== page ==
Review of THE AGE OF ICE by J.M. SIDOROVA
(review based on an advance reading copy)
I would label THE AGE OF ICE historical fantasy, though the tale draws far more from history than from fantasy. Set in Russia beginning in 1740, history is as much a main character as our narrator Alexander. The speculative fiction element is slight, even debatable if you believe our narrator guilty of exaggeration, truth contortion, or flat-out lies. Prince Alexander Velitsyn possesses a peculiar resistance to cold. More than that, he creates cold. Much of the book follows Alexander’s attempts at understanding his unique qualities with varying levels of success, but he does pinpoint that extreme emotion chills his body past natural temperatures. This magical realism element has intriguing potential, but is hardly the story’s focal point.
I felt a little trepidatious near the beginning of the novel as all these different names spilled across the pages. I do admit to the occasional character confusion in THE AGE OF ICE, but for the most part names distinguish themselves as and when necessary. Some historical figures flit across the story while many other names are extras in this play: their primary purpose being a contribution to the overall picture of a bustling, crowded stage more than additional in-depth character studies.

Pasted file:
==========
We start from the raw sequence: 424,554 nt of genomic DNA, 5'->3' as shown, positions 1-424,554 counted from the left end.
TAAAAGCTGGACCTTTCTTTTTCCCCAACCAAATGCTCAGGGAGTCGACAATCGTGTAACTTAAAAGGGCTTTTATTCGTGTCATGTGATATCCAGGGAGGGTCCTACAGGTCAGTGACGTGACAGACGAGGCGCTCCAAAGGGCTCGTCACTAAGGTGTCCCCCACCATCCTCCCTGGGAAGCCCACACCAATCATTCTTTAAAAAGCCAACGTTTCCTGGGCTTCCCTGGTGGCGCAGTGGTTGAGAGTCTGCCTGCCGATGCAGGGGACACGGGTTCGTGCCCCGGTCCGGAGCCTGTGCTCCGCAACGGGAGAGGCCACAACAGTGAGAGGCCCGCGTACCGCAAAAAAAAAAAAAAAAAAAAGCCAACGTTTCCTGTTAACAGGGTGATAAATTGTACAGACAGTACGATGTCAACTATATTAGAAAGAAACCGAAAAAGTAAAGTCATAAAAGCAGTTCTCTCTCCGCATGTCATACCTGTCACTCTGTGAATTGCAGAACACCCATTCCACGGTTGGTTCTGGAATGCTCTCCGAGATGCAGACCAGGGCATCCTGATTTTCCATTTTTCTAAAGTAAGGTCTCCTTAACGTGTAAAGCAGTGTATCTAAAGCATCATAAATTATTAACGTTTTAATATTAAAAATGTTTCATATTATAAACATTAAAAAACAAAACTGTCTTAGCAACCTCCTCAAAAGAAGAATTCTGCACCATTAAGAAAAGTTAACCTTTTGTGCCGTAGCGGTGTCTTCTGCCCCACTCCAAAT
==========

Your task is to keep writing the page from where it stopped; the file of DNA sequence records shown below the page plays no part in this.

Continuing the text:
Though engaging, THE AGE OF ICE struck me as an imperfect novel. There’s an absorbing story here, but it’s buried underneath dense and longwinded writing. Most of the chapters weigh in at over 50 pages and, as someone who always admires concision, I felt the word count of this book could easily be cut in half or less without losing anything important. In fact, a shorter, more tightly plotted draft would have earned higher marks in my opinion. All that said, I’m convinced this writing will appeal - as is - to some readers and, thus, this point may be more a matter of taste.
THE AGE OF ICE drew me in effortlessly, but struggled maintaining my investment. It’s unclear where the focus lies. The book reads like a biography, especially with how Alexander will suddenly skip ahead on a tangent or ramble almost conversationally. I would highly recommend this novel for book groups, since it begs for discussion. Sidorova has packed her tale full of interesting themes, but the end result feels somewhat disjointed. I couldn’t tell you what this book is about much more than: Alexander. It’s his story, told how he wants to tell it, left open for us to interpret as we will.